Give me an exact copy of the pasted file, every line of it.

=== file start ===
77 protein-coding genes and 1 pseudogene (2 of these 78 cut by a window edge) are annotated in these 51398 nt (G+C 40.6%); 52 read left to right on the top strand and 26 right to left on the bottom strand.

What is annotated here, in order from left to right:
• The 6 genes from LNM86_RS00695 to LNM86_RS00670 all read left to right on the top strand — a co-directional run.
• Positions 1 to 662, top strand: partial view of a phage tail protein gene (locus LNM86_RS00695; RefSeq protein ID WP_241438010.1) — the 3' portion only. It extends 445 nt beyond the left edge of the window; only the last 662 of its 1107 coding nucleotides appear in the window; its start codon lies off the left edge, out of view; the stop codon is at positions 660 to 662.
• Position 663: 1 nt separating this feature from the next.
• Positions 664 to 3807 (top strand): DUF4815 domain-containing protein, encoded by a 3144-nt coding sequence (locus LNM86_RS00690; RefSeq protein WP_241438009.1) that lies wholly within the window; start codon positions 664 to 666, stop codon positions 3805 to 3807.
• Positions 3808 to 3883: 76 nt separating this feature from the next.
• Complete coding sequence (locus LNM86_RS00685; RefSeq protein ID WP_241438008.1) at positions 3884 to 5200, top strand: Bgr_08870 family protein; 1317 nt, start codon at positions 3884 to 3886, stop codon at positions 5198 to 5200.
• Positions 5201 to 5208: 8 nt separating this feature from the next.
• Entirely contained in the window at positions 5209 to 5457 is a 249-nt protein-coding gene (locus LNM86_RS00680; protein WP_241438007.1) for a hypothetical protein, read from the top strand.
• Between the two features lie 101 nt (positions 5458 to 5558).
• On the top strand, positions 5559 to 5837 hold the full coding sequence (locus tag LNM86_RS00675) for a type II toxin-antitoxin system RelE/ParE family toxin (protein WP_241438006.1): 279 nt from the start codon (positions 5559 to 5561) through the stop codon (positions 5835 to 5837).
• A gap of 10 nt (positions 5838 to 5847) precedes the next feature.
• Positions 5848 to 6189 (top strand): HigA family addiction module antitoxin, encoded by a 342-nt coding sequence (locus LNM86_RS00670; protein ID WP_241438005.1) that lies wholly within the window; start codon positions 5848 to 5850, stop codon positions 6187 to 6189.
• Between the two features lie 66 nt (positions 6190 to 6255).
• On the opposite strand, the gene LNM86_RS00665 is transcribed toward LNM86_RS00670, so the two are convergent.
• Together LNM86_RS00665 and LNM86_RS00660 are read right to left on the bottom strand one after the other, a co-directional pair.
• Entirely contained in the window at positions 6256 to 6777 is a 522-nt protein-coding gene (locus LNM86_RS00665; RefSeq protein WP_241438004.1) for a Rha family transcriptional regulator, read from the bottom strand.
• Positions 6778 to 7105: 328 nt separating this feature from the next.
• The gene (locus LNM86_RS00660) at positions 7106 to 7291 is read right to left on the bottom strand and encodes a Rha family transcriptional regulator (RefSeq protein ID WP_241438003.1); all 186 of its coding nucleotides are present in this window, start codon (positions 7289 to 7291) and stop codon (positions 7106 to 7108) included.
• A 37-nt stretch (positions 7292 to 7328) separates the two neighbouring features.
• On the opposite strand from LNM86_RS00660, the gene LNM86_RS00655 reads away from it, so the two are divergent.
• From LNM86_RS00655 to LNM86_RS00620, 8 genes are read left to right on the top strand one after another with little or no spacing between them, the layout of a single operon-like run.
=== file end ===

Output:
77 protein-coding genes and 1 pseudogene (2 of these 78 cut by a window edge) are annotated in these 51398 nt (G+C 40.6%); 52 read left to right on the top strand and 26 right to left on the bottom strand.

What is annotated here, in order from left to right:
• The 6 genes from LNM86_RS00695 to LNM86_RS00670 all read left to right on the top strand — a co-directional run.
• Positions 1 to 662, top strand: partial view of a phage tail protein gene (locus LNM86_RS00695; RefSeq protein ID WP_241438010.1) — the 3' portion only. It extends 445 nt beyond the left edge of the window; only the last 662 of its 1107 coding nucleotides appear in the window; its start codon lies off the left edge, out of view; the stop codon is at positions 660 to 662.
• Position 663: 1 nt separating this feature from the next.
• Positions 664 to 3807 (top strand): DUF4815 domain-containing protein, encoded by a 3144-nt coding sequence (locus LNM86_RS00690; RefSeq protein WP_241438009.1) that lies wholly within the window; start codon positions 664 to 666, stop codon positions 3805 to 3807.
• Positions 3808 to 3883: 76 nt separating this feature from the next.
• Complete coding sequence (locus LNM86_RS00685; RefSeq protein ID WP_241438008.1) at positions 3884 to 5200, top strand: Bgr_08870 family protein; 1317 nt, start codon at positions 3884 to 3886, stop codon at positions 5198 to 5200.
• Positions 5201 to 5208: 8 nt separating this feature from the next.
• Entirely contained in the window at positions 5209 to 5457 is a 249-nt protein-coding gene (locus LNM86_RS00680; protein WP_241438007.1) for a hypothetical protein, read from the top strand.
• Between the two features lie 101 nt (positions 5458 to 5558).
• On the top strand, positions 5559 to 5837 hold the full coding sequence (locus tag LNM86_RS00675) for a type II toxin-antitoxin system RelE/ParE family toxin (protein WP_241438006.1): 279 nt from the start codon (positions 5559 to 5561) through the stop codon (positions 5835 to 5837).
• A gap of 10 nt (positions 5838 to 5847) precedes the next feature.
• Positions 5848 to 6189 (top strand): HigA family addiction module antitoxin, encoded by a 342-nt coding sequence (locus LNM86_RS00670; protein ID WP_241438005.1) that lies wholly within the window; start codon positions 5848 to 5850, stop codon positions 6187 to 6189.
• Between the two features lie 66 nt (positions 6190 to 6255).
• On the opposite strand, the gene LNM86_RS00665 is transcribed toward LNM86_RS00670, so the two are convergent.
• Together LNM86_RS00665 and LNM86_RS00660 are read right to left on the bottom strand one after the other, a co-directional pair.
• Entirely contained in the window at positions 6256 to 6777 is a 522-nt protein-coding gene (locus LNM86_RS00665; RefSeq protein WP_241438004.1) for a Rha family transcriptional regulator, read from the bottom strand.
• Positions 6778 to 7105: 328 nt separating this feature from the next.
• The gene (locus LNM86_RS00660) at positions 7106 to 7291 is read right to left on the bottom strand and encodes a Rha family transcriptional regulator (RefSeq protein ID WP_241438003.1); all 186 of its coding nucleotides are present in this window, start codon (positions 7289 to 7291) and stop codon (positions 7106 to 7108) included.
• A 37-nt stretch (positions 7292 to 7328) separates the two neighbouring features.
• On the opposite strand from LNM86_RS00660, the gene LNM86_RS00655 reads away from it, so the two are divergent.
• From LNM86_RS00655 to LNM86_RS00620, 8 genes are read left to right on the top strand one after another with little or no spacing between them, the layout of a single operon-like run.